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How is your milkweed doing?

Posted by docmom z5 MI (My Page) on
Tue, May 6, 14 at 20:02

I made an extra effort this year to plant lots of milkweed seeds over the winter to increase the plants in my yard and to have extras to share. Just today I finally have seedlings of almost every variety I planted, and I also found the first ground-breaking sprouts on my returning A. Incarnata plants. I have tons of A. Syriaca, A. Incarnata, a few Whorled Milkweed, and one Poke Milkweed seedling. No sign of any tuberosa yet, but they are usually my slowest. Now that I've had such great success, I'm not sure exactly what to do with all my plants. I'd love to pot them up and sell them for a buck each at some farmers market, but don't want to bother with getting a formal spot. I could just leave them out at the side of the road as free offerings, but then you don't know who takes them or whether they know what to do with them. I'd love to ship them off to any of you, if you think they could survive shipping. Online retailers ship plants all the time, so we should be able to manage. Anyone else having good luck with their milkweed crops?

Martha


Follow-Up Postings:

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RE: How is your milkweed doing?

You are just a treasure! The butterflies I am sure appreciate what you are doing for them. I have just put A. Incarnata in my cart to order from the online nursery. Are you sure you really want to wrap, pack and ship plants? Are they in pods, pots, or bareroot? The last bare root plants I received were wrapped in wet paper towels, then plastic wrap and bubble wrap. I immediately potted them and they are looking ok. They were clematis about 6" total length with a good bunch of leaves and about 2" of roots. And there were three of them packed nicely in a USPS Priority mail box. I would love to have some only if you let me pay postage and handling fees. Or you could find someone else selling @ the farmers market that loves butterfiles to sell or give them away for you, that could explain how important they are to the new owners. Think about it, and let me know, we can exchange emails. Debra


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RE: How is your milkweed doing?

Debra,
So far, my seedlings have just their first set of leaves. They are all crowded together in my wintersowing germination containers. I'm sure whomever you are purchasing from has at least year old plants so you can get flowers this year. None of mine will flower until at least next year. But, if you'd like to add some baby plants to the mature ones you are already buying, I'd love to send you some.

Martha


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RE: How is your milkweed doing?

I got nothing. None of my seeds have sprouted yet, and no Milkweed has broken ground in my garden.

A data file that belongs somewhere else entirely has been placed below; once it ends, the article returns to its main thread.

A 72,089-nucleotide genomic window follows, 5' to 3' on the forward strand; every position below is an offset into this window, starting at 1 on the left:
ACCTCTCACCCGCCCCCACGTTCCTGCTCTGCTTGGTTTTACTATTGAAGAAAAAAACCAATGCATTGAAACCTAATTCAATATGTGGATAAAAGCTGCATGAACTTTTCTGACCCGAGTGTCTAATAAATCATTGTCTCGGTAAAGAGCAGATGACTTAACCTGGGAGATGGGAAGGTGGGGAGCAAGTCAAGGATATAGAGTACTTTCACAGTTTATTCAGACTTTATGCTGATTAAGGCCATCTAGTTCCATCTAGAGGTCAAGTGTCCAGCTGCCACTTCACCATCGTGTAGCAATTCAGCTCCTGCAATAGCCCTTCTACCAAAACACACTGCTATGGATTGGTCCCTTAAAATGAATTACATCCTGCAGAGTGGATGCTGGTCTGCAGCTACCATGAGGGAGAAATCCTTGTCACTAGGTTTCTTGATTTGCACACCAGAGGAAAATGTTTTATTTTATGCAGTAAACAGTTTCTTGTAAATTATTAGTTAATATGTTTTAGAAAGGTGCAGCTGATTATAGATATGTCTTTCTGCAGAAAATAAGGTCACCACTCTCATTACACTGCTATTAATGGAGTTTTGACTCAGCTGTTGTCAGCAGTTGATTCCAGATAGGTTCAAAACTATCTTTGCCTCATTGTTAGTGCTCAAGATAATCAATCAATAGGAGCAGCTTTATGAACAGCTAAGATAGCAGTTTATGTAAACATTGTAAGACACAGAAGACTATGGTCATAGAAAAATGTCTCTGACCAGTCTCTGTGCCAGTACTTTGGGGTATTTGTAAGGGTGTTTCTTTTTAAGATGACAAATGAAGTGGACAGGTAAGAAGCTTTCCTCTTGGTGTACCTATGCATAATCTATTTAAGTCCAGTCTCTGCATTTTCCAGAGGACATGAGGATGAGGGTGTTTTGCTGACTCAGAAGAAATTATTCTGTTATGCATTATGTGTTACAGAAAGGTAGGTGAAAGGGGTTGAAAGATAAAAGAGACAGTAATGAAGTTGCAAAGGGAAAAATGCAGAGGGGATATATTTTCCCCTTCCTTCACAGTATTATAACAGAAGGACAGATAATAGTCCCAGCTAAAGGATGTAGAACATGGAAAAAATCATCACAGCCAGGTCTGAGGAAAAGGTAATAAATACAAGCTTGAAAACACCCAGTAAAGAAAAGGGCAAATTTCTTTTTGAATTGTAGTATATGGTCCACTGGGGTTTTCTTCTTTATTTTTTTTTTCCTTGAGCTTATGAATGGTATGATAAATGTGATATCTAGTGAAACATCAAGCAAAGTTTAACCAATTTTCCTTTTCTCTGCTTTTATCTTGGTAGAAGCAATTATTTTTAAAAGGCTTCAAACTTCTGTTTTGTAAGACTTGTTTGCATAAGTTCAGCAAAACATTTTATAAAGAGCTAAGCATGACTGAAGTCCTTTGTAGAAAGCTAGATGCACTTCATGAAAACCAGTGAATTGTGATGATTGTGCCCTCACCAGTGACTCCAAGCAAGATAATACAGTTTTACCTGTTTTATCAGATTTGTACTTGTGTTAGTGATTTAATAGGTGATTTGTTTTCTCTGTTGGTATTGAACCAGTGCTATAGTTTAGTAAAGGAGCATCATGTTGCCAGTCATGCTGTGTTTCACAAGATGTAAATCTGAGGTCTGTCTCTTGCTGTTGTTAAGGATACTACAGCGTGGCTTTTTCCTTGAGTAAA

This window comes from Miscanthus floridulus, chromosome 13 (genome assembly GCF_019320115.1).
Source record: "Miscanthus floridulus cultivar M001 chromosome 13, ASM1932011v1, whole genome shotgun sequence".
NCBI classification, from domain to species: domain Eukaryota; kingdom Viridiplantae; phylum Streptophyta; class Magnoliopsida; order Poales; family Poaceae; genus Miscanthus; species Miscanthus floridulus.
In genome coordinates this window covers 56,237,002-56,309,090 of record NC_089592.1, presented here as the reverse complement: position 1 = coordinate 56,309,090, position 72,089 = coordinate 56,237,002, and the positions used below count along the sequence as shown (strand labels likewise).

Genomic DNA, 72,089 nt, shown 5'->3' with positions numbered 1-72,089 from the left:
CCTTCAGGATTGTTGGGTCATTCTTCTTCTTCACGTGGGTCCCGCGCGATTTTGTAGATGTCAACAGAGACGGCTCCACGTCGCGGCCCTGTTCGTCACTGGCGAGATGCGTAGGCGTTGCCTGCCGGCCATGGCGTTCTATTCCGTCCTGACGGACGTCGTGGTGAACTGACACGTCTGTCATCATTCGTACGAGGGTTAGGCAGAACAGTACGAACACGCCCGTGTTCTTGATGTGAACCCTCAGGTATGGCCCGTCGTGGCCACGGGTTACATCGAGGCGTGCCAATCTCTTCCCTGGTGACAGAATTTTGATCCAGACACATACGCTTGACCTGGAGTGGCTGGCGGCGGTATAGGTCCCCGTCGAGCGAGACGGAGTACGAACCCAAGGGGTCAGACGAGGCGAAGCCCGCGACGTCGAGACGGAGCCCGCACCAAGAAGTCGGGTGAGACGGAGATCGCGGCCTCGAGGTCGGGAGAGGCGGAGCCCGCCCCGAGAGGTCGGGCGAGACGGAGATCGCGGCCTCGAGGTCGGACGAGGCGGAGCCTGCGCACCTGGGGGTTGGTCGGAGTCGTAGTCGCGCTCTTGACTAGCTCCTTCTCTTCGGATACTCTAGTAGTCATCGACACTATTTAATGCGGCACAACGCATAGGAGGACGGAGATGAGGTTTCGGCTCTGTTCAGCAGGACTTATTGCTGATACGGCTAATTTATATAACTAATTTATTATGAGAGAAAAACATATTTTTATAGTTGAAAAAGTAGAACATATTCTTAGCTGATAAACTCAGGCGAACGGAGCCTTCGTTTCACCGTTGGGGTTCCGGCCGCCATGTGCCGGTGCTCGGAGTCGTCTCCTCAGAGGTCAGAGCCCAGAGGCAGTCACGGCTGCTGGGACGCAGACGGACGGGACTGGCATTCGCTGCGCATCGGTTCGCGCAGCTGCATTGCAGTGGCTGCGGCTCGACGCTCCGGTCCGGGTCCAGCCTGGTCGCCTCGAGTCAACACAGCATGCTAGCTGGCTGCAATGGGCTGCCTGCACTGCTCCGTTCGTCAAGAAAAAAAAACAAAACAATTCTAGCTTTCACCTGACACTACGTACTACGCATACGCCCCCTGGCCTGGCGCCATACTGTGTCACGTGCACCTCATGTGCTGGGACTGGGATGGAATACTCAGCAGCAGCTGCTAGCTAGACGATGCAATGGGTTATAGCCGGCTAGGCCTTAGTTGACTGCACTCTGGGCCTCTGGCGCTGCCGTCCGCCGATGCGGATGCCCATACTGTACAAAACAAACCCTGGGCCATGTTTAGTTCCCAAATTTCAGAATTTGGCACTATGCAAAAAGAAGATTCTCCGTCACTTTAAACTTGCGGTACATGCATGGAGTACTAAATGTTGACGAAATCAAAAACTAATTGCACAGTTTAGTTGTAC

But I did see some Common Milkweed coming up on the job Monday.


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RE: How is your milkweed doing?

Over the years I have tried many varieties of milkweed and the only one with which I have had success is A. incarnata. I grow it almost every year because it is shortlived in my zone and it comes up very late...not yet sprouted in my WS containers. Strangely, this flowers in the first year for me. I just noticed that my two year old plants did not come back, so I'll have some to share this summer. I find the combination of this milkweed with Agastache 'blue fortune' provides the most tantalizing mix of butterflies and bees. Then there are others feeding on my parsley in my herb garden. I garden for them!!


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RE: How is your milkweed doing?

Hmmm. I've never considered incarnata to be short lived. But, I plant seeds every year, and it self seeds quite generously. So, maybe my plants are just turning over. I could simply plant all the seedlings I have and use them to collect a huge quantity of incarnata seeds to share. I know Monarch Watch had plenty of Common Milkweed seeds donated, but were going begging for incarnata. I don't think I have the space for all that I have, though. My brother, sister, and mother have properties I could plant and still have access to the seeds. It's a good problem to have.

Martha


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RE: How is your milkweed doing?

I find that incarnata flowers for me the first year as well. Must be the long Summer days we get up here, but if I start them early enough, I get blooms towards the end of the season. They are by far my favorite milkweed. Not only are they native, but attractive to both the eye and the butterflies. Syriaca is the Monarchs' second choice, and I find it rather aggressive.
My tuberosa is all but ignored. If incarnata is steak, then tuberosa is hamburger, it seems. Incarnata is one of the most irresistible nectar sources for the Eastern Tiger Swallowtail.

John


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RE: How is your milkweed doing?

I'm waiting on the Asclepias tuberosa I planted last year to pop back up.... patiently.... keep your fingers crossed for me!


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RE: How is your milkweed doing?

David,
My fingers are crossed. Where did you get your plant? I definitely wouldn't be worried yet. There is no sign of my tuberosa, either. There is one tiny sprout in my wintersown jug of tuberosa, but the jugs warm sooner than the ground, so jugs are a few weeks or a month ahead of the garden, typically.

Martha


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RE: How is your milkweed doing?